Later, Mr. Fallis kept Lucas on. He liked the boy. Lucas’s gratitude was endless, his admiration boundless. I could understand that. I came to admire John Fallis, too. But not to the point of blind devotion.

Lord, save us from our heroes.

The Killing Road, based on a true story by Scott Fields

Author found it emotionally difficult to write The Killing Road

Outer Banks Publishing Group Author Scott Fields

Author SCOTT FIELDS

Author Scott Fields talks about his new novel, The Killing Road, and why he decided to dramatize this true story and how hard it was to write such a book.

What made you dramatize the true life events of The Killing Road?

I was at a book signing when a young couple came up to me and the woman told me about a time when three members of her family were killed by a maniac who eventually killed twelve people in a three week period. She gave me the phone number of her grandparents. I met with them and they gave me a scrapbook that was full of everything I needed to know.

What is your fascination with real life crime stories? Why do you think you are so interested in true crime? Your earlier novel, The Mansfield Killings, is also based on true events.

Normally, I prefer feel good stories. I like a story with a conflict but a happy ending. The Killing Road and The Mansfield Killings began by someone telling me about some events that happened years ago. Something clicked inside me when I heard about each one, and my regular life was put on the back burner.

What do you hope to accomplish by writing The Killing Road? By writing any book?

Most everyone has a hobby, and mine just happens to be writing. For all my life ideas would pop into my head. If they stayed there for several years, then I took them seriously and would eventually turn those ideas into a novel.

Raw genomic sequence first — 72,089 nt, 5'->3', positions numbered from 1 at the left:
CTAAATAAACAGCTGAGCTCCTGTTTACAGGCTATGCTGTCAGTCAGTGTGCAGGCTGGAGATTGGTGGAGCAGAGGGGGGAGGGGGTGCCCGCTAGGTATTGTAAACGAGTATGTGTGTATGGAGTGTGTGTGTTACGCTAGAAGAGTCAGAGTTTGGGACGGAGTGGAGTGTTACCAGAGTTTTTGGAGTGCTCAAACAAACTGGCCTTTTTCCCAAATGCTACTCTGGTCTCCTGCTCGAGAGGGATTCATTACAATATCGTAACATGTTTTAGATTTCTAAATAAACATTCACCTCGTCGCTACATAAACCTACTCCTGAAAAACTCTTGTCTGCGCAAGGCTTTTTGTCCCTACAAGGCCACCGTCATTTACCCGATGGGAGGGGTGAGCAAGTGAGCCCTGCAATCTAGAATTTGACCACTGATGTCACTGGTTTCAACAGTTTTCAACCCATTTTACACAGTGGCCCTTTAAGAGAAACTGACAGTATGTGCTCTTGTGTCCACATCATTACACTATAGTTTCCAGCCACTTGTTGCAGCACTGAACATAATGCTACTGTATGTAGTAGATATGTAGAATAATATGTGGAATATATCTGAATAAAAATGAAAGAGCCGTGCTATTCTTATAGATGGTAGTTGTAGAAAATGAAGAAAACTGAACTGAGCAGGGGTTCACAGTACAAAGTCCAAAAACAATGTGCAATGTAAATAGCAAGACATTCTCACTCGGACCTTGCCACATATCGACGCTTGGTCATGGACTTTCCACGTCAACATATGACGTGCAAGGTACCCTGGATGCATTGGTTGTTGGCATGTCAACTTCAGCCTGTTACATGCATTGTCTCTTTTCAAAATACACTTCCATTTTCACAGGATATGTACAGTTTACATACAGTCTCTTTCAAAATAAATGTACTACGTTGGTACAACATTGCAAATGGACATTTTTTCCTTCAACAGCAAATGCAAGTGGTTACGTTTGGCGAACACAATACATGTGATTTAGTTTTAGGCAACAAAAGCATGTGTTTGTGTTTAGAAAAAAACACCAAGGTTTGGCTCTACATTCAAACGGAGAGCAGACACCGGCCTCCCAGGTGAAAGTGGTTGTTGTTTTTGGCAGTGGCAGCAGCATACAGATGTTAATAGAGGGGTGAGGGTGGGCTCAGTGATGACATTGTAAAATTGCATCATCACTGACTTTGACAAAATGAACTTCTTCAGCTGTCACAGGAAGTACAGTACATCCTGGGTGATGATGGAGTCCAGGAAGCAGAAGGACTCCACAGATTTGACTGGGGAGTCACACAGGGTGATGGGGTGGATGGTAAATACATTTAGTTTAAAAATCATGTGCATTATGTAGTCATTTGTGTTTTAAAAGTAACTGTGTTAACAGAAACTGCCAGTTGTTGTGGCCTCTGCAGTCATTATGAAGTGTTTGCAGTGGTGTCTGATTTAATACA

How did you go about starting The Killing Road? What was involved?

After several interviews and trips to the library for additional information out of the newspapers, I was ready to begin.

You said it was hard writing The Killing Road. What did you mean by that?

It was extremely difficult to write about some of the things that he did. It only took me four months to write The Mansfield Killings, and it took me two years to write this one. He was incredibly vicious and did some things that I described in the novel but will not discuss them today.

Do you have another book on the horizon?

I am about halfway finished with a little more upbeat kind of novel. Imagine a mafia hitman turning into a pastor and becoming obsessed with taking care of kids with cancer. I have a real problem with kids getting cancer, and I just had to write a story about it. This will be one more way of feeding my hobby.

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The Killing Road
Now $12.99 directly from the Publisher for a limited time

Click here to order your copy!

List Price: $17.99
5.5″ x 8.5″ (13.97 x 21.59 cm)
Black & White on White paper
220 pages
Outer Banks Publishing Group
ISBN-13: 978-0990679035
ISBN-10: 0990679039
BISAC: Fiction / Crime